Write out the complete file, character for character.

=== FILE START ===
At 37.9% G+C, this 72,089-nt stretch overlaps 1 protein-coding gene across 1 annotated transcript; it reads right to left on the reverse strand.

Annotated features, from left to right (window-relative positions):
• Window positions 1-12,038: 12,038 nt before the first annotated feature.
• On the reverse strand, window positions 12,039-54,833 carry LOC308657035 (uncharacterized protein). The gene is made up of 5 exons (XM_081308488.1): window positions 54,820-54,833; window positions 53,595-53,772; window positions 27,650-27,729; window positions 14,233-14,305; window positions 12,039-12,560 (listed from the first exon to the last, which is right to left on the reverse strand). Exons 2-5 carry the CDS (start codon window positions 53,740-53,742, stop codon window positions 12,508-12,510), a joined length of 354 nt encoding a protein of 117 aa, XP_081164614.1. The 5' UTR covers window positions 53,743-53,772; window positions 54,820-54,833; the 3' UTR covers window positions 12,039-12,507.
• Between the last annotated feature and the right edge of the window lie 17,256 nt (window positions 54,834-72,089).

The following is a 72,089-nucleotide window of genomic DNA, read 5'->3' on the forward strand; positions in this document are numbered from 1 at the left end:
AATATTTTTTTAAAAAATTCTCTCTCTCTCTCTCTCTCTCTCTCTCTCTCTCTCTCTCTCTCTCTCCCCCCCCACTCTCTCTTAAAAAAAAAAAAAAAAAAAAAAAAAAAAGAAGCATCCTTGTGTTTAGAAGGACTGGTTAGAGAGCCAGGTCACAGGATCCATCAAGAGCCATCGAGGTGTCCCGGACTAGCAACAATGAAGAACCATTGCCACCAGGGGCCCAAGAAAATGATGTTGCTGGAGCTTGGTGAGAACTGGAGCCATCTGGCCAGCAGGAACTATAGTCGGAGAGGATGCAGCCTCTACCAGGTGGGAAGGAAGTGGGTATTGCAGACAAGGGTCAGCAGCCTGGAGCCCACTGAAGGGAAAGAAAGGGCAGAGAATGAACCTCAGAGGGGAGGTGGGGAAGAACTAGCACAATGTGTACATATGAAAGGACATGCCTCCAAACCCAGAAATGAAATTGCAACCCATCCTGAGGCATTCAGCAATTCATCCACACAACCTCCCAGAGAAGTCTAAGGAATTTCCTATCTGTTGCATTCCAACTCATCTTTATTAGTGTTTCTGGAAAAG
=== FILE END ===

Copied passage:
At 37.9% G+C, this 72,089-nt stretch overlaps 1 protein-coding gene across 1 annotated transcript; it reads right to left on the reverse strand.

Annotated features, from left to right (window-relative positions):
• Window positions 1-12,038: 12,038 nt before the first annotated feature.
• On the reverse strand, window positions 12,039-54,833 carry LOC308657035 (uncharacterized protein). The gene is made up of 5 exons (XM_081308488.1): window positions 54,820-54,833; window positions 53,595-53,772; window positions 27,650-27,729; window positions 14,233-14,305; window positions 12,039-12,560 (listed from the first exon to the last, which is right to left on the reverse strand). Exons 2-5 carry the CDS (start codon window positions 53,740-53,742, stop codon window positions 12,508-12,510), a joined length of 354 nt encoding a protein of 117 aa, XP_081164614.1. The 5' UTR covers window positions 53,743-53,772; window positions 54,820-54,833; the 3' UTR covers window positions 12,039-12,507.
• Between the last annotated feature and the right edge of the window lie 17,256 nt (window positions 54,834-72,089).

The following is a 72,089-nucleotide window of genomic DNA, read 5'->3' on the forward strand; positions in this document are numbered from 1 at the left end:
AATATTTTTTTAAAAAATTCTCTCTCTCTCTCTCTCTCTCTCTCTCTCTCTCTCTCTCTCTCTCTCCCCCCCCACTCTCTCTTAAAAAAAAAAAAAAAAAAAAAAAAAAAAGAAGCATCCTTGTGTTTAGAAGGACTGGTTAGAGAGCCAGGTCACAGGATCCATCAAGAGCCATCGAGGTGTCCCGGACTAGCAACAATGAAGAACCATTGCCACCAGGGGCCCAAGAAAATGATGTTGCTGGAGCTTGGTGAGAACTGGAGCCATCTGGCCAGCAGGAACTATAGTCGGAGAGGATGCAGCCTCTACCAGGTGGGAAGGAAGTGGGTATTGCAGACAAGGGTCAGCAGCCTGGAGCCCACTGAAGGGAAAGAAAGGGCAGAGAATGAACCTCAGAGGGGAGGTGGGGAAGAACTAGCACAATGTGTACATATGAAAGGACATGCCTCCAAACCCAGAAATGAAATTGCAACCCATCCTGAGGCATTCAGCAATTCATCCACACAACCTCCCAGAGAAGTCTAAGGAATTTCCTATCTGTTGCATTCCAACTCATCTTTATTAGTGTTTCTGGAAAAG